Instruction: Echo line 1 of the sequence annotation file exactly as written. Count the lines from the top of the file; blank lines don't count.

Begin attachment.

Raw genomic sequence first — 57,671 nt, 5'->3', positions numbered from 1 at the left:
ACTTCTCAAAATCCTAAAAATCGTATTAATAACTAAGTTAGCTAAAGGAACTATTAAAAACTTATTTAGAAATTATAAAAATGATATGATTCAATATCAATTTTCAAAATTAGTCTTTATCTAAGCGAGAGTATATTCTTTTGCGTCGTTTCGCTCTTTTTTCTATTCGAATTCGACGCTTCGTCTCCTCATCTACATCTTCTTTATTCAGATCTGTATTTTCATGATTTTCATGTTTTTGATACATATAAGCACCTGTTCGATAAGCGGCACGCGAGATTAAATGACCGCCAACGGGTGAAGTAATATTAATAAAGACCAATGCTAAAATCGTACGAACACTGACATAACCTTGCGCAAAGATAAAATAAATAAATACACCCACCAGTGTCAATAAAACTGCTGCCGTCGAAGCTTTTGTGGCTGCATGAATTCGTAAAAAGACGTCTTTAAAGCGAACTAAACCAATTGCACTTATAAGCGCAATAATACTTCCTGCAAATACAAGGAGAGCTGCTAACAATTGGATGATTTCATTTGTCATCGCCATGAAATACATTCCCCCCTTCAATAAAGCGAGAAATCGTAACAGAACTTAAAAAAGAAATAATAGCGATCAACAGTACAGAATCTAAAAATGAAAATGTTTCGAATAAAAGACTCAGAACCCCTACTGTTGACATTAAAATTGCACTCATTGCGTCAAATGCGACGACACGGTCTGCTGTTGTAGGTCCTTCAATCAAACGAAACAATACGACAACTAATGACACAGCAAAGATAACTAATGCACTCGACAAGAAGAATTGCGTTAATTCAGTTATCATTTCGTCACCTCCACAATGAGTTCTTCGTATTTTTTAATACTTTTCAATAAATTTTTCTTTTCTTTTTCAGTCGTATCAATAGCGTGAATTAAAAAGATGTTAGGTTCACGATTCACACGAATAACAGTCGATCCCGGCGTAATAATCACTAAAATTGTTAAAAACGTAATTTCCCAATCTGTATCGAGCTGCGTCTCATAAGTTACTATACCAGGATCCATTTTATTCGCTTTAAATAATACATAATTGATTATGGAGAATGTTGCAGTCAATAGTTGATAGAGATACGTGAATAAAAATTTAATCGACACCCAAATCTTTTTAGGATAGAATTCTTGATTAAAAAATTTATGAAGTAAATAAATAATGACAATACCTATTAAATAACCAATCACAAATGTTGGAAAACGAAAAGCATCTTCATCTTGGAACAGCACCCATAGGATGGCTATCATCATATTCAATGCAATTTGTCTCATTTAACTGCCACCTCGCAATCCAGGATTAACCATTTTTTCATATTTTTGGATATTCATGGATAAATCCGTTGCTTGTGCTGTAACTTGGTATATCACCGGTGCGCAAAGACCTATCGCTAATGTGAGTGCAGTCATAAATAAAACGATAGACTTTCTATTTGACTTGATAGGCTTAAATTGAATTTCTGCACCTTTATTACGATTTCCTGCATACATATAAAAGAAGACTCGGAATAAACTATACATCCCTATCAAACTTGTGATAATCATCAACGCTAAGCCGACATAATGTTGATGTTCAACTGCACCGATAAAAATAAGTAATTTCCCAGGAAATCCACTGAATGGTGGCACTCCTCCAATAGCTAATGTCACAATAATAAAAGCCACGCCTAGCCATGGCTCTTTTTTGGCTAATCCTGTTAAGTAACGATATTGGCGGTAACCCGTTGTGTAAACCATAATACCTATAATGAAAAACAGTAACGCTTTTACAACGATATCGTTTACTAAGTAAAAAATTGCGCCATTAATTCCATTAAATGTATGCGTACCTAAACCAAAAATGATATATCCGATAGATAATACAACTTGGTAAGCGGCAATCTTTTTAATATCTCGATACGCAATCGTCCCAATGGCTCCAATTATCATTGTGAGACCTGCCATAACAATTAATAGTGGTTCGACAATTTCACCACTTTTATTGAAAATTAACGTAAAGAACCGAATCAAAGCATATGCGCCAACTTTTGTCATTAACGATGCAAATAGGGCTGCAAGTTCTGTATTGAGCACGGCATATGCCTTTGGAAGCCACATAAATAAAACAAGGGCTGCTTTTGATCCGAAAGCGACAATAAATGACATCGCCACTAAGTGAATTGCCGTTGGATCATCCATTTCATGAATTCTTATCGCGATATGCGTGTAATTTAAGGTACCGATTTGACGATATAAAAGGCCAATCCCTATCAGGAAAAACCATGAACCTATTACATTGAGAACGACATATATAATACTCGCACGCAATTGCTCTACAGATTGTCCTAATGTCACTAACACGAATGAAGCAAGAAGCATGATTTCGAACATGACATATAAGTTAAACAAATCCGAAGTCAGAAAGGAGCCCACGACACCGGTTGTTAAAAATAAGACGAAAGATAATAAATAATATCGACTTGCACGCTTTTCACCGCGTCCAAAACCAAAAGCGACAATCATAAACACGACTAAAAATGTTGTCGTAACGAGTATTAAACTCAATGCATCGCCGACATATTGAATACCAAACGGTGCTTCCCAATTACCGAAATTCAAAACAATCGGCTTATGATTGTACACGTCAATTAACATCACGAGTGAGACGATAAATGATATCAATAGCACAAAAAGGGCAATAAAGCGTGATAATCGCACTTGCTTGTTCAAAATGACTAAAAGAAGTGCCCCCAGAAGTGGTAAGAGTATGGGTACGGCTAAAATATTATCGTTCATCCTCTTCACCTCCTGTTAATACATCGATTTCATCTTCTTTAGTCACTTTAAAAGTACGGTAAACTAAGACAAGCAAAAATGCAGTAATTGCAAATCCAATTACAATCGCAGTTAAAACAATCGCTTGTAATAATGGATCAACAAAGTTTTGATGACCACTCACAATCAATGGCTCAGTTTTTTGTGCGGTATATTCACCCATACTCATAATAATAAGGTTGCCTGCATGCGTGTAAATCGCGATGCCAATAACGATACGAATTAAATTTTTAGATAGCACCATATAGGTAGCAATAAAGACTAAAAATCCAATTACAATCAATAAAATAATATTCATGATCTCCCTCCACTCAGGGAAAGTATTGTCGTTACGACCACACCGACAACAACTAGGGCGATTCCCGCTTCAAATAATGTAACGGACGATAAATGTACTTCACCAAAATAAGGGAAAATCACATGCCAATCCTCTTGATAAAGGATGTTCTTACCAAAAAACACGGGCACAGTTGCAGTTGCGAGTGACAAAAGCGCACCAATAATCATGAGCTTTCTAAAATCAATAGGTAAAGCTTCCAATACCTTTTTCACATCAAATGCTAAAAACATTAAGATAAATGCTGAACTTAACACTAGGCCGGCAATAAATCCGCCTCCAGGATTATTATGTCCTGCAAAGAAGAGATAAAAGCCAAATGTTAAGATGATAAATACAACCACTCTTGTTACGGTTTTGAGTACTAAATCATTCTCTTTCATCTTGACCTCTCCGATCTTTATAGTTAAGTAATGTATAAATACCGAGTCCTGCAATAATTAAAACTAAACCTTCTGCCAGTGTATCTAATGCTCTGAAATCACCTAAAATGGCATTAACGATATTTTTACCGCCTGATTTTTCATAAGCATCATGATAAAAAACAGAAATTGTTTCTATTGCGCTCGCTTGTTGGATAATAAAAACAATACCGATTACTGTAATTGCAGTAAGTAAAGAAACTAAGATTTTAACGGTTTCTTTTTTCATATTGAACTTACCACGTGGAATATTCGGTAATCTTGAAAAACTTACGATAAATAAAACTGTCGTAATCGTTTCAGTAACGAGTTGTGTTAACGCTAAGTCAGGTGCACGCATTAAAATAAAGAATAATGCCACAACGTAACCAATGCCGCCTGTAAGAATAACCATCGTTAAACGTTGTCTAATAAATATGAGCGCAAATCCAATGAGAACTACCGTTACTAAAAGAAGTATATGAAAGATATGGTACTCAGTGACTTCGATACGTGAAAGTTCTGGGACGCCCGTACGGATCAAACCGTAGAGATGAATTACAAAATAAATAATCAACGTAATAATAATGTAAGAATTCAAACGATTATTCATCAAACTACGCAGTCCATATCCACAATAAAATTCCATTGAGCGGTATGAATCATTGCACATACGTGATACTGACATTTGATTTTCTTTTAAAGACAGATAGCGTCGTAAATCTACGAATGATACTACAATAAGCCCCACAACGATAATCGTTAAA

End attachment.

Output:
Raw genomic sequence first — 57,671 nt, 5'->3', positions numbered from 1 at the left: